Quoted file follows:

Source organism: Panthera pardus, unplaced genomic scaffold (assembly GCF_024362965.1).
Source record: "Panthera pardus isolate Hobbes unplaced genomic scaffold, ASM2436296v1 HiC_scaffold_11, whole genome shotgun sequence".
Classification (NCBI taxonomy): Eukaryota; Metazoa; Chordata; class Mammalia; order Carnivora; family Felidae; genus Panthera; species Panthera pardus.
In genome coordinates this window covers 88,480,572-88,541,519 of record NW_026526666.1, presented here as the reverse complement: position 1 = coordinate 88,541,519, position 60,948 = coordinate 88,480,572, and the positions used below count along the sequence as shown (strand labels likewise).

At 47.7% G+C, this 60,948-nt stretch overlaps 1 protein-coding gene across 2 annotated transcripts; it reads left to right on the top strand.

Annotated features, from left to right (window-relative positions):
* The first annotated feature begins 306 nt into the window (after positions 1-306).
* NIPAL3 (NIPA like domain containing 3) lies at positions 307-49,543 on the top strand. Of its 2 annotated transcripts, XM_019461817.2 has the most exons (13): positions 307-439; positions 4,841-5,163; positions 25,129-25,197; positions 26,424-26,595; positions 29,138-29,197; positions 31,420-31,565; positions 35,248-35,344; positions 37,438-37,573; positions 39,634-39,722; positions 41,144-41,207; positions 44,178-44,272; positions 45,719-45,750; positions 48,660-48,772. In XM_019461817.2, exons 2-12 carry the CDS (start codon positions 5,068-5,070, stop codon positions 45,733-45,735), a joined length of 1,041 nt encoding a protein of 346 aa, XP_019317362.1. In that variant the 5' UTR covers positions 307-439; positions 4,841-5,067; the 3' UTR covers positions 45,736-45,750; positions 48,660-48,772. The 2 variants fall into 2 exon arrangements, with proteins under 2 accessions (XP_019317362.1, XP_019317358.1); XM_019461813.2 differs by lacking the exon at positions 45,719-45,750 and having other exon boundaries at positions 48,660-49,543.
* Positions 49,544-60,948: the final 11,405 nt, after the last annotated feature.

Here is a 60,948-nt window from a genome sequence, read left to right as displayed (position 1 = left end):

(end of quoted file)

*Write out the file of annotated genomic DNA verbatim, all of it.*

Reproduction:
Source organism: Panthera pardus, unplaced genomic scaffold (assembly GCF_024362965.1).
Source record: "Panthera pardus isolate Hobbes unplaced genomic scaffold, ASM2436296v1 HiC_scaffold_11, whole genome shotgun sequence".
Classification (NCBI taxonomy): Eukaryota; Metazoa; Chordata; class Mammalia; order Carnivora; family Felidae; genus Panthera; species Panthera pardus.
In genome coordinates this window covers 88,480,572-88,541,519 of record NW_026526666.1, presented here as the reverse complement: position 1 = coordinate 88,541,519, position 60,948 = coordinate 88,480,572, and the positions used below count along the sequence as shown (strand labels likewise).

At 47.7% G+C, this 60,948-nt stretch overlaps 1 protein-coding gene across 2 annotated transcripts; it reads left to right on the top strand.

Annotated features, from left to right (window-relative positions):
* The first annotated feature begins 306 nt into the window (after positions 1-306).
* NIPAL3 (NIPA like domain containing 3) lies at positions 307-49,543 on the top strand. Of its 2 annotated transcripts, XM_019461817.2 has the most exons (13): positions 307-439; positions 4,841-5,163; positions 25,129-25,197; positions 26,424-26,595; positions 29,138-29,197; positions 31,420-31,565; positions 35,248-35,344; positions 37,438-37,573; positions 39,634-39,722; positions 41,144-41,207; positions 44,178-44,272; positions 45,719-45,750; positions 48,660-48,772. In XM_019461817.2, exons 2-12 carry the CDS (start codon positions 5,068-5,070, stop codon positions 45,733-45,735), a joined length of 1,041 nt encoding a protein of 346 aa, XP_019317362.1. In that variant the 5' UTR covers positions 307-439; positions 4,841-5,067; the 3' UTR covers positions 45,736-45,750; positions 48,660-48,772. The 2 variants fall into 2 exon arrangements, with proteins under 2 accessions (XP_019317362.1, XP_019317358.1); XM_019461813.2 differs by lacking the exon at positions 45,719-45,750 and having other exon boundaries at positions 48,660-49,543.
* Positions 49,544-60,948: the final 11,405 nt, after the last annotated feature.

Here is a 60,948-nt window from a genome sequence, read left to right as displayed (position 1 = left end):